Virginia Lee Corbin

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Virginia Lee Corbin
Born(1910-12-05)December 5, 1910
DiedJune 5, 1942(1942-06-05) (aged 31)
Years active19131931
Spouse(s)Theodore Krol (1929–1937; divorced); 2 children
Charles Jacobson (m. 193?)

Virginia Lee Corbin (December 5, 1910[citation needed] – June 4, 1942[1]) was an American silent film actress.

Early years[edit]

Corbin was born Laverne Virginia Corbin in Prescott, Arizona to Leon Ernest Corbin and Virginia Frances (Cox) Corbin, and she had a sister, Ruth Emilie (Corbin) Miehle De Vries Lipari.[2]


Corbin began her career as a child actress in 1916, when she was billed as Baby Virginia Corbin.[3] When she was six years old, she starred in fairy-tale films made by the William Fox Company.[4] The success of Jack and the Beanstalk (1917) was such that Fox signed Corbin to a five-year contract. In addition to her salary, the contract specified that the company would provide instruction for her education.[5]

She went on to become a youthful flapper in the 1920s. She was one of the many silent stars that would not make it in the sound era, and retired from acting in the early 1930s.[6]

Corbin was named one of the WAMPAS Baby Stars of 1925.[7] She also had a nervous breakdown in 1925, causing her to miss making films.[8] Films in which she starred included Alladin and the Wonderful Lamp,The City That Never Sleeps, Knee High, The Perfect Sap, and Hands Up. Her career ended with her working as an extra in 1940.[1]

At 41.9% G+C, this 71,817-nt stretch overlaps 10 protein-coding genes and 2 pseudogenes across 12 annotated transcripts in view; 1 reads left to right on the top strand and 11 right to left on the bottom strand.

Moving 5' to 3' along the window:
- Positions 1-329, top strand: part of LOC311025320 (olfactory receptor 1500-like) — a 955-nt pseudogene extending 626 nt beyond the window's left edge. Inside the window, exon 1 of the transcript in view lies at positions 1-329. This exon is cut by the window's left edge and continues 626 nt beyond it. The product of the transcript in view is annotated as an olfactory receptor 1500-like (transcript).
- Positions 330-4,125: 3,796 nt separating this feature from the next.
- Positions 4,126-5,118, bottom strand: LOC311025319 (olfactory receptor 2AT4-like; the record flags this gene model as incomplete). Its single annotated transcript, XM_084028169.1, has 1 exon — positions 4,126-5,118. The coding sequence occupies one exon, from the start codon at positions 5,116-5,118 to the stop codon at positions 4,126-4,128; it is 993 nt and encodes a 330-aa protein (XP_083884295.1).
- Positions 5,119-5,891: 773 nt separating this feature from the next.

Personal life and death[edit]

She married New York broker Theodore Krol in 1929, retiring from films for the marriage,[9] and they had two children, Harold Phillip and Robert Lee.[10] They divorced in 1937 and shortly after she married another Chicago stockbroker, Charles Jacobson.[11]

Corbin died on June 4, 1942, in Winfield, Illinois, aged 30.[2]

Partial filmography[edit]


  1. ^ a b "The Final Curtain" (PDF). Billboard. June 27, 1942. p. 25. Retrieved April 23, 2022.
  2. ^ a b "Virginia Lee Corbin". The New York Times. June 6, 1942. p. 13. Retrieved April 23, 2022.
  3. ^ Motion Picture Classic Vol. III No. 7 (March 1917)
  4. ^ Lussier, Tim (2018). "Bare Knees" Flapper: The Life and Films of Virginia Lee Corbin. McFarland. p. 1. ISBN 978-1-4766-3425-8. Retrieved April 23, 2022.
  5. ^ "Young Fox Stars". Motography. August 25, 1917. p. 399. Retrieved April 23, 2022.
  6. ^ Silents Are Golden website article
  7. ^ "WAMPAS pick 1925 crop of baby screen stars". Los Angeles Evening Post-Record. January 5, 1925. p. 1. Retrieved April 23, 2022 – via
  8. ^ "Virginia Lee Corbin Has Breakdown". The New York Times. Associated Press. December 29, 1925. p. 21. Retrieved April 23, 2022.
  9. ^ "Son to Virginia Lee Corbin, Actress". The New York Times. August 30, 1932. p. 21. Retrieved April 23, 2022.
  10. ^ "Husband Sues Virginia Krol". The New York Times. Associated Press. November 25, 1937. p. 37. Retrieved April 23, 2022.
  11. ^ Lussier, T: ""

Further reading[edit]

  • Ankerich, Michael G. (2017). Hairpins and Dead Ends: The Perilous Journeys of 25 Actresses Through Early Hollywood. BearManor. ISBN 978-1-62933-201-7.
  • Dye, David. Child and Youth Actors: Filmography of Their Entire Careers, 1914–1985. Jefferson, NC: McFarland & Co., p. 43.[ISBN missing]

External links[edit]